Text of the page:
|The Question: We were wondering if a daddy long legs is a true spider?
Submitted by: Gretchen, USA
The Short Answer: Most likely the answer is “no.” But I’d need to know exactly what you are calling a “daddy long legs” to be sure. The animals most often called daddy long legs in the United States are the harvestmen, arachnids in the order Opiliones. Harvestmen have eight legs and therefore look superficially like spiders, which are also arachnids. But saying that Harvestmen and spiders are both arachnids is like saying that a cockroach and a butterfly are both insects. Or that a barnacle and a lobster are both crustaceans. Despite both having eight legs, harvestmen and spiders are not very closely related. Harvestmen can be distinguished from true spiders in that spiders have two major body sections. In harvestmen, all the body segments are fused into one oval body section. Harvestmen also differ from spiders in that they don’t produce silk and so don’t create webs at all. Like spiders, they are predatory, but rather than wait in a web as many spiders do, harvestmen hunt on the move.
There are two other common animals that are sometimes called daddy long legs. One is the cellar spider (Pholcus phalangioides), which has been introduced all over the world and now inhabits the corners of rooms from Australia to Europe to North America. The cellar spider has a relatively small body and long legs, so it looks similar to the harvestmen. It, however, is a true spider, so if what you were calling a daddy long legs is a cellar spider, then the answer is “yes.”
Finally, there are parts of the world where crane flies are called daddy long legs. Crane flies, which look vaguely like giant mosquitoes, are in fact, insects, which you can tell by counting their six legs. Spiders have eight. The other clue that you are dealing with an insect is that crane flies have wings. Of the arthropods, only insects have wings. So if what you saw is a crane fly, the answer is “no.”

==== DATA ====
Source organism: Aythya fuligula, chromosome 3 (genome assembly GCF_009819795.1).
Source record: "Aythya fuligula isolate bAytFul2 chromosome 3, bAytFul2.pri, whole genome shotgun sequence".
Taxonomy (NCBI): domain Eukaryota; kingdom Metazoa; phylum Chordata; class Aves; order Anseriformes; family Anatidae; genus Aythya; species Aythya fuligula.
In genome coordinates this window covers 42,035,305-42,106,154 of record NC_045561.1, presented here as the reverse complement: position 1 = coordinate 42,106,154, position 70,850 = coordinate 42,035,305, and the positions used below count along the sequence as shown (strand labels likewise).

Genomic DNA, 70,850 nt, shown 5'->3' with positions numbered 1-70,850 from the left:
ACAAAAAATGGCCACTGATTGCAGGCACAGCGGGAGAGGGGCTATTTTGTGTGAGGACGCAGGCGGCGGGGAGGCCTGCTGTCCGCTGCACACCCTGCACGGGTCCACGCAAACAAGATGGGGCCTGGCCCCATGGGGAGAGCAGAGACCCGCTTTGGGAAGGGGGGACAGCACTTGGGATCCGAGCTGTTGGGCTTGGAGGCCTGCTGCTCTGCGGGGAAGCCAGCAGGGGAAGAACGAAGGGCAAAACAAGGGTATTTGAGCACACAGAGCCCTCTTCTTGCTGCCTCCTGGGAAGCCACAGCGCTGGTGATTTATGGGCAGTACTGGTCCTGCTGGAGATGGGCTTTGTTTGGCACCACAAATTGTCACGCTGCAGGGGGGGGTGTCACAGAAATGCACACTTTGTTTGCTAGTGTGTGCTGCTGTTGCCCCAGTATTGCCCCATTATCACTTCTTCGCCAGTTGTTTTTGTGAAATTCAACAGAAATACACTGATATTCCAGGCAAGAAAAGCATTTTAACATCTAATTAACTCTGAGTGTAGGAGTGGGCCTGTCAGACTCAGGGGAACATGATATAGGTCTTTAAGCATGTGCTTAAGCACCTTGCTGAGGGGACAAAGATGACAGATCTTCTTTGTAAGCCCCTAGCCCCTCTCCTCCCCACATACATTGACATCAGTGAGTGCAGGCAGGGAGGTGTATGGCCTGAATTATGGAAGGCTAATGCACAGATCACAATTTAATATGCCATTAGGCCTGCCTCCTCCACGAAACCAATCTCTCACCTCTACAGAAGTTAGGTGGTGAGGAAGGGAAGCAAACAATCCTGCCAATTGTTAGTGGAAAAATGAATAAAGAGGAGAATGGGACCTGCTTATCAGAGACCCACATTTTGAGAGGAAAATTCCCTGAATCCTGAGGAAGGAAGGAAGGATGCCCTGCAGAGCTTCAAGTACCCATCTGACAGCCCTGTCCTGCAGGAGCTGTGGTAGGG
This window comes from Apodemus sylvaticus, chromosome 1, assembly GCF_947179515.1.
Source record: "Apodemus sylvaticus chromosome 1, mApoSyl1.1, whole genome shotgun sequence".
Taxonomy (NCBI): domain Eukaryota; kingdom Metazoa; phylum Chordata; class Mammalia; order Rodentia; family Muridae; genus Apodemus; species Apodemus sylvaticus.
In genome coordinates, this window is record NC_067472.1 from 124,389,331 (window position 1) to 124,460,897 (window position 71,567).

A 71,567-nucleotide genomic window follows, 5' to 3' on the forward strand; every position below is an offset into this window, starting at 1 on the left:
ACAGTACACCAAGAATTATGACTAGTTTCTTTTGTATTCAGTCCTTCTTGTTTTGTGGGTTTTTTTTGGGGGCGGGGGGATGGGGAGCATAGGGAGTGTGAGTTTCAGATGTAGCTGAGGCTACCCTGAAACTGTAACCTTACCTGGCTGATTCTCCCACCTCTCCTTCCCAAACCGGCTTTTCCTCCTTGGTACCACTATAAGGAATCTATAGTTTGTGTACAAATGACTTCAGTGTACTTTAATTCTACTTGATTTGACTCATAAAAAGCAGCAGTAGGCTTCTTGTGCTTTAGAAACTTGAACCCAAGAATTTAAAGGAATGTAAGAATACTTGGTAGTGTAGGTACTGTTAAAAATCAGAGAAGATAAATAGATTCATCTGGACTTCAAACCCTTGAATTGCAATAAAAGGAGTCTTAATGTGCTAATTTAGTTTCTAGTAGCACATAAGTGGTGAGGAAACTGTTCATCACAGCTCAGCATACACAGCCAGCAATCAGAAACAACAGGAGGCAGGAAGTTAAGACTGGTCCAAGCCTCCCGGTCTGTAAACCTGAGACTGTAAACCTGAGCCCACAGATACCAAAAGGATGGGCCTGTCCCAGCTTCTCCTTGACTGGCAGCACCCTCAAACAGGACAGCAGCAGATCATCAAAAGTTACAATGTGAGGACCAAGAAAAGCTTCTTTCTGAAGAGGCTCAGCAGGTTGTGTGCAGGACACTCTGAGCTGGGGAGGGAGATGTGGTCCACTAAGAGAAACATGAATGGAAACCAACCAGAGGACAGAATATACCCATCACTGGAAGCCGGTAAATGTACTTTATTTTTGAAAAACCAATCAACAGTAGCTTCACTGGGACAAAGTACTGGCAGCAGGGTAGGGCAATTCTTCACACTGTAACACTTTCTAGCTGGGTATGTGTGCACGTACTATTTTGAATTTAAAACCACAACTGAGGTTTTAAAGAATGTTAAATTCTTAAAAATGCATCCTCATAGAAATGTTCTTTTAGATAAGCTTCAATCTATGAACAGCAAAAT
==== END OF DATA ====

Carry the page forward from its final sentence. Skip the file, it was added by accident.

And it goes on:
More Information: This evolutionary tree (taken from the Tree of Life website) shows the relationships of the major groups of arachnids. If you look closely, you’ll see that there are two major branches in the tree, and harvestmen and spiders are not even on the same major branch. In fact, harvestmen are more closely related to scorpions than to spiders. And spiders are more closely related to ticks than they are to harvestmen. So the similarity in looks can be deceiving.
Left holding a leg: One of the interesting things about harvestmen/daddy long legs is that they deliberately lose legs. If a predator grabs a harvestman’s leg, the harvestman simply releases the leg and runs away, leaving the predator holding the twitching limb. The dropped leg may continue to twitch for 30 minutes. Males also lose legs in fights with each other over females. Losing a leg is a fairly frequent occurrence in the life of daddy long legs. In one study, nearly half the daddy long legs sampled were missing one or more legs.
Unlike many other animals that practice “autotomy,” the dropping of limbs or tails, harvestmen don’t grow legs back. So giving up a leg to a predator or a rival is a permanent act, although losing one or two doesn’t seem to carry too high a cost. According to a study done by Cary Guffey at the University of Southwestern Louisiana, daddy long legs that had lost one or two legs didn’t show much loss in speed or ability to catch prey. It wasn’t until there were three missing limbs that there was a major drop in running and sensing ability.
A biology joke: Reading about the study of harvestmen with missing legs made me think of the old joke about a scientist who was studying the ability of frogs to jump. He put a frog on the lab table and startled it by yelling, “JUMP!” The frog jumped four feet, which the scientist recorded in his notebook. The scientist then cut off one leg of the poor frog and repeated the experiment. “JUMP!” he shouted. The frog jumped three feet, and the biologist noted that result in his book. He repeated the experiment after removing another leg, and then another. With only one leg left, the frog barely jumped one foot. Finally, the scientist removed the final leg and put the frog on the table. “JUMP!” he shouted. The frog didn’t move. Again the researcher shouted, “JUMP!” but nothing happened. With a shrug, the scientist wrote in his notebook, “Frog with no legs cannot hear.”
By the way, while harvestmen have eyes, they seem to sense their surroundings primarily by touching. If you watch one walking, you’ll see that it uses its legs, especially the second set, to probe around it. So if you removed all the legs of a harvestman one by one, you might legitimately conclude “Daddy long legs with no legs cannot see.”
Costs associated with leg autotomy in the harvestmen Leiobunum nigripes and Leiobunum vittatum (Arachnida: Opiliones). Guffey, C. Canadian Journal of Zoology. May 199. 77, 5, page 824-830.